Gerard McCarthy is Project Manager (Asia-Pacific) at TechChange, based in Sydney. Keera Pullman is based in Darwin where she works for Esri Australia and volunteers for the Standby Taskforce.

The past decade has seen rapid increases in urban dwellers across the Pacific. Recent analyses of this region-wide human movement by a World Bank panel showed that the absence of reliable health and education services in rural areas, the concentration of industry and jobs in cities, and the proliferation of mobile phones which permit daily contact with rural friends and families, are prompting many across the Pacific to board buses, trucks and motorbikes in search of better lives in cities.

 

The results are unprecedented booms in urban real estate and municipal health services stretched to their limits. The Director of Papua New Guinea's National Office of Urbanisation, Max Kep, said these dynamics could soon lead to the emergence of slums on the periphery of cities, a trend exacerbated by government officials who see denial of the problem and conscious resistance through forced evictions as a solution to the largest human movement in Pacific history.

Responding strategically to urbanisation is notoriously difficult. But it's clear from Danielle Cave's paper, Digital Islands: How the Pacific's ICT Revolution is Transforming the Region, as well as international examples, that the explosion of mobile phone and internet access throughout the Pacific can help in the implementation of two basic responses: reducing the need for medically motivated migration to cities, and facilitating planning and formalisation of urban settlements.

Mobile-supported health services, or mHealth, is a fast growing area, with health ministries the world over supporting deployment of mobile-based data collection and diagnostic tools. Danielle's research highlights some of the innovative deployments of mHealth initiatives across the Pacific, including the Vodafone Foundation's Dr SMS service, which has significantly improved patient services in Fiji. However, such deployments still have a long way to go to take full advantage of the opportunity presented by rapidly increasing mobile penetration across the region.

Indonesian health authorities, for instance, have used mobile-based mass-communication tools such as FrontlineSMS as well as SMS news system Info Obat Murah to significantly improve diagnosis, inform rural patients of appropriate treatments and conduct rapid assessments of rural health infrastructure and medical centre needs. Other text-message survey tools such as EpiSurveyor and GeoPoll have boosted the reach of rural vaccination campaigns in Bangladesh by using SMS to inform residents in targeted districts about where and when to bring their children for treatment.

Meanwhile, Angola's major telecommunications provider Movicel had tremendous success with a recent polio campaign by offering a top-up of phone credit for the parents of vaccinated children, resulting in 100% attendance by local families.

Greater funding from major donors such as AusAID and NZAID for the development of mHealth applications, face-to-face and online training of health workers in data collection, epidemiology and treatment, and the roll-out of mobile-based incentives schemes is vital if one of the major drivers of urbanisation across the Pacific is to be addressed.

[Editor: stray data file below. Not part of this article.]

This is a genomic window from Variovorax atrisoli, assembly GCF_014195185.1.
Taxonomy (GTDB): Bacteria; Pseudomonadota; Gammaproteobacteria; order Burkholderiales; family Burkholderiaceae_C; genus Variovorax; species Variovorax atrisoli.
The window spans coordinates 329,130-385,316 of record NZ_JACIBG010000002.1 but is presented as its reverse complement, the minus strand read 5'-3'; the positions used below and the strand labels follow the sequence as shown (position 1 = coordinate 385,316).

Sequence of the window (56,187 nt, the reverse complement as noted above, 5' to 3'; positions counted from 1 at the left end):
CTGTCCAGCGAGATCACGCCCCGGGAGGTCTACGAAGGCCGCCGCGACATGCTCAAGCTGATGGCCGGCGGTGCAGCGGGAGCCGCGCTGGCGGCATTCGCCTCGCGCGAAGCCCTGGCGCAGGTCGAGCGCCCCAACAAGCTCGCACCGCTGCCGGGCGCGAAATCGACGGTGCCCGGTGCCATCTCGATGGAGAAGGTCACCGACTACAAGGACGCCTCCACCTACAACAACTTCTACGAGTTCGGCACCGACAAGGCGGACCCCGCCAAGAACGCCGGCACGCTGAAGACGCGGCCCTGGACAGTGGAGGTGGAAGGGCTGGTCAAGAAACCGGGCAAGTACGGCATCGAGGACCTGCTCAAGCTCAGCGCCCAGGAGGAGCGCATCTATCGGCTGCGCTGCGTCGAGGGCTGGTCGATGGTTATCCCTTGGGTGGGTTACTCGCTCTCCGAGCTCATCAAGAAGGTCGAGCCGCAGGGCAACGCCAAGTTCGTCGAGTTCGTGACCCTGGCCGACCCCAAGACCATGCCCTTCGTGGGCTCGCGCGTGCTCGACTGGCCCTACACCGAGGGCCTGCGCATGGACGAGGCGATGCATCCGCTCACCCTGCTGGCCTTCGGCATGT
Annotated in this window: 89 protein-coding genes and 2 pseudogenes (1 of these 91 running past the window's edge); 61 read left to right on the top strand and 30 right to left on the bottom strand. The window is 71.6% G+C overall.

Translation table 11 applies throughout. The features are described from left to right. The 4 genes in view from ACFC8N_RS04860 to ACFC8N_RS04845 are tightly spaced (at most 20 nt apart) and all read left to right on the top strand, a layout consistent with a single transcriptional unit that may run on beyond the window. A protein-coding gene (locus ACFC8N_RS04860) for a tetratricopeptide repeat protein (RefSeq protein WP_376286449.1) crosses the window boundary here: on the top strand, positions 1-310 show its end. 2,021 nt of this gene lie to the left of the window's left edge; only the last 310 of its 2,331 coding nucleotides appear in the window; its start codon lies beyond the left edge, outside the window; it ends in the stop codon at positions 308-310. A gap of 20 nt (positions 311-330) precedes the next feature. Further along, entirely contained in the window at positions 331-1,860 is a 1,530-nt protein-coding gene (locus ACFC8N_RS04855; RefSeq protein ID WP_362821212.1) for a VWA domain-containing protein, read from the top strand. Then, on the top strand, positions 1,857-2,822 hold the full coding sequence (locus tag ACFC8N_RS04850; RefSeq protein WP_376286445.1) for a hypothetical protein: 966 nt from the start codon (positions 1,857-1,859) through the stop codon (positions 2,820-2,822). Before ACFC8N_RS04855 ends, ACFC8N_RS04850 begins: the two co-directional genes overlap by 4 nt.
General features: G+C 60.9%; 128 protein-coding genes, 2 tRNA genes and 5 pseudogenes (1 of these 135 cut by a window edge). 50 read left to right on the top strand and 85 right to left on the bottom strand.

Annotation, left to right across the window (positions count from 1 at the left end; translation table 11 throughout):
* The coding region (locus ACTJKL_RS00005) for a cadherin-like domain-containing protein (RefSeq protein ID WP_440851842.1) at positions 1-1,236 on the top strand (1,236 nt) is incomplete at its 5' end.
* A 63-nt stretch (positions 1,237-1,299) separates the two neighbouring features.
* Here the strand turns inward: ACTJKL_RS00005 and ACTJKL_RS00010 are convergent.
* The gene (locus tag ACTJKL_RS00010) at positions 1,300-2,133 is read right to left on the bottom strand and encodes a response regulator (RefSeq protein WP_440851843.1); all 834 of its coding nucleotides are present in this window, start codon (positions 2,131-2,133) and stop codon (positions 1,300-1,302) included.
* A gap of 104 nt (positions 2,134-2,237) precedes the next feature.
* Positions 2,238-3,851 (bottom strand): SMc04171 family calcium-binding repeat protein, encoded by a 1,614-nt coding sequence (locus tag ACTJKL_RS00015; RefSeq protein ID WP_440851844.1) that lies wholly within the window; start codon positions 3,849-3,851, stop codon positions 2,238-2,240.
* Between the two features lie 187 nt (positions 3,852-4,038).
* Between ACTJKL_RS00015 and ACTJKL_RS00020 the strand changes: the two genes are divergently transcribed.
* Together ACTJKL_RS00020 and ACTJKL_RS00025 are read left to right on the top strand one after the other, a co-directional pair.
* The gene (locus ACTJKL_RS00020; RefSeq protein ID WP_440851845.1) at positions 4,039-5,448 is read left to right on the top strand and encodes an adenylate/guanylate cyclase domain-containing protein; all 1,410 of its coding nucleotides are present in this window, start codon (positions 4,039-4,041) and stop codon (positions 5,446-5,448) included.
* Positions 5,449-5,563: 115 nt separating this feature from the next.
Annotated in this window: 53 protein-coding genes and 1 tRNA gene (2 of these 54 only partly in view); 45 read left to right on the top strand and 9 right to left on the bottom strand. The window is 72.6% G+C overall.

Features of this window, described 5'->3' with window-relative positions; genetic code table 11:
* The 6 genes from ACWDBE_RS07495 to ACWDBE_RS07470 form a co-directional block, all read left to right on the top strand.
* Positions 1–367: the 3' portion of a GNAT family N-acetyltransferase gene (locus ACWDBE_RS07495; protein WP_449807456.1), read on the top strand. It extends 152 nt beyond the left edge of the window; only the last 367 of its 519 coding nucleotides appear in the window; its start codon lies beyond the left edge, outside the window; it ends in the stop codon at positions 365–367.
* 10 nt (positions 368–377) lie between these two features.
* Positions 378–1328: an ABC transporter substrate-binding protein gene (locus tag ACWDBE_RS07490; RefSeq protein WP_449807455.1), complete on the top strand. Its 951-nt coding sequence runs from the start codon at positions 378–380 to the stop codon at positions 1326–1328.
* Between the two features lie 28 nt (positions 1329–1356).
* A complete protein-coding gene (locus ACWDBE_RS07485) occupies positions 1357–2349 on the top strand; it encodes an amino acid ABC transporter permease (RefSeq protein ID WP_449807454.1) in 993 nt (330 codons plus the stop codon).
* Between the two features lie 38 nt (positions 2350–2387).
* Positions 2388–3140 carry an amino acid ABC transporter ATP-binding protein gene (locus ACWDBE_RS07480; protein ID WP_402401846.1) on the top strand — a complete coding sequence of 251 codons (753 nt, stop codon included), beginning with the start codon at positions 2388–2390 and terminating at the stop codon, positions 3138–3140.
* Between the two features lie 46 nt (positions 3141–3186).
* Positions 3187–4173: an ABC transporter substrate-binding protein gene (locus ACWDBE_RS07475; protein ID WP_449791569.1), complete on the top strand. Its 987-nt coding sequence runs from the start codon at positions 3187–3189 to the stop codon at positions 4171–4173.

The decision to urbanise is often about more than just access to health care. It can be influenced by a variety of factors including the search for employment, education and a richer social life. It's therefore vital that mobile-based and online tools be used to improve government response to the rapid growth of cities.

Lessons from Kenya's informal settlements suggest that accurate mapping of urban topography as well as reliable information about human settlement and the service delivery needs of fringe dwellers are vital enablers of political action. In Nairobi's Kibera slum, for instance, crowdsourced mapping tools such as OpenStreetMap and Ushahidi have been used to collect information cheaply and reliably about the area's human geography, ultimately resulting in its appearance on official maps and inclusion in planning processes.

Closer to home, Indonesia's Humanitarian OpenStreetMap Team has focused on data preparedness and disaster risk reduction in cities. The goal is to train communities to collect reliable base data (roads, health facilities, water points etc.) which are then analysed to identify areas vulnerable to natural disasters. The exercise helps government and community decision makers understand the critical importance of developing local disaster resilience. With many Pacific Island countries at high risk of natural disasters, it's vital that similar initiatives aimed at building resilience through mapping and local emergency management partnerships receive strong support from donors.

Obviously, increasing deployment of internet- and mobile-based tools alone will not solve regional challenges such as rapid urbanisation; that's where committed, transparent governments willing and able to take action are vital. But Danielle is certainly right that a coherent Pacific ICT-for-Development Strategy is necessary to ensure donors provide governments with the right tools and expertise to confront those challenges effectively.

Photo by Flickr user WhiteAfrican.